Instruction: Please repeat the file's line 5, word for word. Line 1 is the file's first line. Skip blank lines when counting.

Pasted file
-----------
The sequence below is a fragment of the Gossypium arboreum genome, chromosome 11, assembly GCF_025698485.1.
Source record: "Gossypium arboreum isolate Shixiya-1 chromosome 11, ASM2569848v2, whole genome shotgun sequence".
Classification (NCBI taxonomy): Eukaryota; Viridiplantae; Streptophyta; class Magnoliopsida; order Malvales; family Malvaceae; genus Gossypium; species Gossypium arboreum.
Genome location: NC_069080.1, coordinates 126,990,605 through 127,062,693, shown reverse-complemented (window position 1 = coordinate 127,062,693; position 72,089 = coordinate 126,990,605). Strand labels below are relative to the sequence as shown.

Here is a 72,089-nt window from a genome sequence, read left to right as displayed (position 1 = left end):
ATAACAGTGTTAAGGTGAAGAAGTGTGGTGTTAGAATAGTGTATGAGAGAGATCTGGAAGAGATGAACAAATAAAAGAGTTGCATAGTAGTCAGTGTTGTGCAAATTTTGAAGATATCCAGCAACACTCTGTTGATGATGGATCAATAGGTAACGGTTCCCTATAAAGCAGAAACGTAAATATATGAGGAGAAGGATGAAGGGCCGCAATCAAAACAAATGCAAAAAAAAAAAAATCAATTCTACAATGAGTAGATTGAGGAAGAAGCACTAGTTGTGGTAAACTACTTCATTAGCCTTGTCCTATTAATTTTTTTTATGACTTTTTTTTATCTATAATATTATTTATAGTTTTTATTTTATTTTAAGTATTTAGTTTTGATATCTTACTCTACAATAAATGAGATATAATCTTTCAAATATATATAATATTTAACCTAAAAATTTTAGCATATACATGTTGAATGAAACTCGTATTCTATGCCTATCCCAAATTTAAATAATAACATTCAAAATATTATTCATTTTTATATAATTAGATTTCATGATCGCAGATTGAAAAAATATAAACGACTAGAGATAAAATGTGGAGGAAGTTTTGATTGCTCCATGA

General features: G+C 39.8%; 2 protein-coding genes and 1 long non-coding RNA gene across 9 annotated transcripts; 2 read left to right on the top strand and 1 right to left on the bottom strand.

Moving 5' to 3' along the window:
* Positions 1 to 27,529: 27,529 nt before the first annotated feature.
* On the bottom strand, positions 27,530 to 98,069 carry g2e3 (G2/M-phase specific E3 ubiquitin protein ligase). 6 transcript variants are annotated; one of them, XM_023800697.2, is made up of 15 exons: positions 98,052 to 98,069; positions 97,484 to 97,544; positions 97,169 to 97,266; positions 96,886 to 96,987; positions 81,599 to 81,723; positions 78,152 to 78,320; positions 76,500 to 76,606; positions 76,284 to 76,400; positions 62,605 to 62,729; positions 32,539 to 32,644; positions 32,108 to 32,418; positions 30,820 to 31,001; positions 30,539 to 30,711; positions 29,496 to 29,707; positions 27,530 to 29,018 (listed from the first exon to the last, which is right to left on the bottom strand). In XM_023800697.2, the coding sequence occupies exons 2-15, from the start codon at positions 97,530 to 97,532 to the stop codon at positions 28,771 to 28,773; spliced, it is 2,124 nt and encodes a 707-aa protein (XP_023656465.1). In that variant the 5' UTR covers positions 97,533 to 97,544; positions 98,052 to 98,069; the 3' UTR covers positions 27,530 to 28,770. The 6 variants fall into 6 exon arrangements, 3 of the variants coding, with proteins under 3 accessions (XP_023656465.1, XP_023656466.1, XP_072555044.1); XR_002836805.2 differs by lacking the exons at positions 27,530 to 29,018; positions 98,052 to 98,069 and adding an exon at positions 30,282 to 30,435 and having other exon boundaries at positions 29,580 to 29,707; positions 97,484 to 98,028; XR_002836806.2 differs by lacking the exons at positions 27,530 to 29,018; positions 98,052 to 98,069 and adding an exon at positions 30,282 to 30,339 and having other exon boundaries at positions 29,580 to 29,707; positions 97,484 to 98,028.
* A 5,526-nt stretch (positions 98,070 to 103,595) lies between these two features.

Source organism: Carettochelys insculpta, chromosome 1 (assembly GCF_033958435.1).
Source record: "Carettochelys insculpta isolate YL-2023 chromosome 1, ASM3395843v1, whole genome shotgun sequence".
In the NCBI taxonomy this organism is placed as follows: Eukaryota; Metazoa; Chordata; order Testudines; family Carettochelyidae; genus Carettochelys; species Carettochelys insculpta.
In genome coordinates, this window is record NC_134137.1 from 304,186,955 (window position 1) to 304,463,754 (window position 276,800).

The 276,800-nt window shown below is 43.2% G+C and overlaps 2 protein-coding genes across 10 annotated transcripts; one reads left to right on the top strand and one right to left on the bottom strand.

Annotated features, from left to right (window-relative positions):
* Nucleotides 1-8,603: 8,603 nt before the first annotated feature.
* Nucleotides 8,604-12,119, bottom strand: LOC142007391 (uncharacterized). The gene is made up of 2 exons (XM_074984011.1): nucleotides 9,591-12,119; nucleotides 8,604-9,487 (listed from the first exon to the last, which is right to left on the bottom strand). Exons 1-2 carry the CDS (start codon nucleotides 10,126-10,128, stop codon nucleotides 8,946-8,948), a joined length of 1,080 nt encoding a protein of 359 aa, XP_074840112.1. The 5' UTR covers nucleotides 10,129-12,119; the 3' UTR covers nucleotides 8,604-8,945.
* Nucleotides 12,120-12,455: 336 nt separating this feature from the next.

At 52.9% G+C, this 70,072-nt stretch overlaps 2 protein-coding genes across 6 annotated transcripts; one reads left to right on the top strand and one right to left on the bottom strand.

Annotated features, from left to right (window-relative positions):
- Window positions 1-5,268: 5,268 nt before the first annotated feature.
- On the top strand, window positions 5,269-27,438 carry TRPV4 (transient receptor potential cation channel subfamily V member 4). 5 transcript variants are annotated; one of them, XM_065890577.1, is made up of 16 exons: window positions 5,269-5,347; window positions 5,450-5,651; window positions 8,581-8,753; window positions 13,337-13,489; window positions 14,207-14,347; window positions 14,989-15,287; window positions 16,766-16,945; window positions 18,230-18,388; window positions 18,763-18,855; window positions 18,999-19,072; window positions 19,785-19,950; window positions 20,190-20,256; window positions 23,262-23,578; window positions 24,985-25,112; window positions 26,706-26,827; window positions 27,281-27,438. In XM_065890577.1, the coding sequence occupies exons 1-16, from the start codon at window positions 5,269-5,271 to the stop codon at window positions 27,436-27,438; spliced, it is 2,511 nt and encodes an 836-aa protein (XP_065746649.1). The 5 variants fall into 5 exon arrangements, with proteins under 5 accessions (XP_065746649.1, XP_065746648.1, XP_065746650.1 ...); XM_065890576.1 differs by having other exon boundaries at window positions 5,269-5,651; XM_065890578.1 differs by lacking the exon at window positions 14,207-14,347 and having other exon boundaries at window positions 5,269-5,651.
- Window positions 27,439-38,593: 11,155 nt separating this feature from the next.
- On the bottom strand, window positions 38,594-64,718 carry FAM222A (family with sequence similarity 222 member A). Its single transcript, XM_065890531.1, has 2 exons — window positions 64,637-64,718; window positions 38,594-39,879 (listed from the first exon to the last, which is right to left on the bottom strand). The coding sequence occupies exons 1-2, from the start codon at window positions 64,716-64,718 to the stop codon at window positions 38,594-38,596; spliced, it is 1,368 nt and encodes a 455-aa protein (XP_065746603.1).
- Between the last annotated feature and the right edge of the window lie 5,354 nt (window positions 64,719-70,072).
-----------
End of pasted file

Here is a 72,089-nt window from a genome sequence, read left to right as displayed (position 1 = left end):